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Bilateral ventricular myocardial dysplasia in a Shar-Pei dog

Displasia miocardial ventricular bilateral em um cão Shar-Pei

Abstract

Um cão Shar-pei de cinco anos de idade foi encaminhado para exame de necropsia com histórico de morte súbita. Ao exame macroscópico foram observadas, no coração, áreas pálidas extensas envolvendo o miocárdio do ventrículo direito e esquerdo. Ao exame histológico foi observada infiltração intensa de células adiposas bem diferenciadas no miocárdio de ambos os ventrículos associada à moderada atrofia e degeneração de cardiomiócitos. Os achados microscópicos foram compatíveis com diagnóstico de displasia miocardial ventricular bilateral.

cão; displasia; coração


cão; displasia; coração

COMMUNICATION

Bilateral ventricular myocardial dysplasia in a Shar-Pei dog

Displasia miocardial ventricular bilateral em um cão Shar-Pei

N.M. Ocarino; E.F. Nascimento; J.D.G. Paniago; R. Serakides* * Autor para correspondência ( corresponding author)

Escola de Veterinária - Universidade Federal de Minas Gerais, Avenida Presidente Antônio Carlos, 6627, 30.161-970 - Belo Horizonte, MG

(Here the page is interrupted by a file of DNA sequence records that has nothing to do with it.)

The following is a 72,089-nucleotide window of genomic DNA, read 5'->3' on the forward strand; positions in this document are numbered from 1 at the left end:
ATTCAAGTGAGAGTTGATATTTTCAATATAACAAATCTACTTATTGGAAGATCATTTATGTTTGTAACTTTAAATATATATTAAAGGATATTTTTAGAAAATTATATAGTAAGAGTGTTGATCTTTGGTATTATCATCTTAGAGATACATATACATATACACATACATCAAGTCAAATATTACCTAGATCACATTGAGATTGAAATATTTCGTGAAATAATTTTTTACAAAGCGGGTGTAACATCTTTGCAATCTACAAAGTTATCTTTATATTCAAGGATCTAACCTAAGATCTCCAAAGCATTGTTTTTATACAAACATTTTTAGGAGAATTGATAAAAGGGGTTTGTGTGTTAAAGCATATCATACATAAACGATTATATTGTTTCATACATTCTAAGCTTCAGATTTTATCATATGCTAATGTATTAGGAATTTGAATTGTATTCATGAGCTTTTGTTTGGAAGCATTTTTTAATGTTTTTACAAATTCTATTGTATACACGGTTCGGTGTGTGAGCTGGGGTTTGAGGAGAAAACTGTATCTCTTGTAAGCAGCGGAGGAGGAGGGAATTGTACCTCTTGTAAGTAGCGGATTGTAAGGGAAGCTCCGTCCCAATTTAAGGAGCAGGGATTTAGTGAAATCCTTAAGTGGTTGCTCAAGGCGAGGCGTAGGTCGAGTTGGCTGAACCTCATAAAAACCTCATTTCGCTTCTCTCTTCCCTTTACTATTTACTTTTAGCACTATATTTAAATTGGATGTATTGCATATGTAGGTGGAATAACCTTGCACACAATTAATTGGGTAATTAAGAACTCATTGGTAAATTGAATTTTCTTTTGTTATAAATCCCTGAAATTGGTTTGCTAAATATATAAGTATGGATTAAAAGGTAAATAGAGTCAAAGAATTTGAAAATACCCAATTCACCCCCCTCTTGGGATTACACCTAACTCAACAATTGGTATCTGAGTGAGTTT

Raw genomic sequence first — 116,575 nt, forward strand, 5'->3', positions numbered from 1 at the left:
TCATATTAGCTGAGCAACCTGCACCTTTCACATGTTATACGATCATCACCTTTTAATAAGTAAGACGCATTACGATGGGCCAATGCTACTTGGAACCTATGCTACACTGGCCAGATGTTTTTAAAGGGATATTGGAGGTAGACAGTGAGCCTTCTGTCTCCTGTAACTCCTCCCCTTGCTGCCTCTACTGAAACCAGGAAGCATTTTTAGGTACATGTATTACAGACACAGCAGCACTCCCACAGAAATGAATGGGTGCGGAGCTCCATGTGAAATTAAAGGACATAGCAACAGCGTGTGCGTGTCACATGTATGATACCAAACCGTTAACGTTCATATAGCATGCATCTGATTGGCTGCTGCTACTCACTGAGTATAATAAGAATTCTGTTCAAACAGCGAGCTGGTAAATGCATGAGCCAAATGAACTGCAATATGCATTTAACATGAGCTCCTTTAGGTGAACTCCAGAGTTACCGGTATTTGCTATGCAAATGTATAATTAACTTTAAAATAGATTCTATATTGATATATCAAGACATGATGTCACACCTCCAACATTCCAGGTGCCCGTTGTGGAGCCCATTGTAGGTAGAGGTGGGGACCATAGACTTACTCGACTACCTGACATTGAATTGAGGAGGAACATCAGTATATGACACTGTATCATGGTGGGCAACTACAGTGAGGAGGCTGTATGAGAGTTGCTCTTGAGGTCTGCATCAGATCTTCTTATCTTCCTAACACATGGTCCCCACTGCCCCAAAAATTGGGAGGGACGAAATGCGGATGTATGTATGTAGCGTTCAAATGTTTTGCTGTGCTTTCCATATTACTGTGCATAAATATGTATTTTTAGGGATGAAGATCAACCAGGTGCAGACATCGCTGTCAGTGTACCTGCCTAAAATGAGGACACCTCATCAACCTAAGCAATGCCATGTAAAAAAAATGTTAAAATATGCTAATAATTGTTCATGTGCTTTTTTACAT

Keywords: dog, dysplasia, heart

RESUMO

Um cão Shar-pei de cinco anos de idade foi encaminhado para exame de necropsia com histórico de morte súbita. Ao exame macroscópico foram observadas, no coração, áreas pálidas extensas envolvendo o miocárdio do ventrículo direito e esquerdo. Ao exame histológico foi observada infiltração intensa de células adiposas bem diferenciadas no miocárdio de ambos os ventrículos associada à moderada atrofia e degeneração de cardiomiócitos. Os achados microscópicos foram compatíveis com diagnóstico de displasia miocardial ventricular bilateral.

Palavras-chave: cão, displasia, coração

Dysplasia of the myocardium, also known as arrhythmogenic right ventricular dysplasia (ARVD), arrhythmogenic right ventricular cardiomyopathy (ARVC) or arrhythmogenic right ventricular dysplasia/cardiomyopathy (ARVD/C) (Basso et al., 2004; Harvey et al., 2005; Noszczyk-Nowak and Nowak, 2009) is a myocardial disease and an important cause of sudden death in humans, but has rarely been described in animals (Harvey et al., 2005).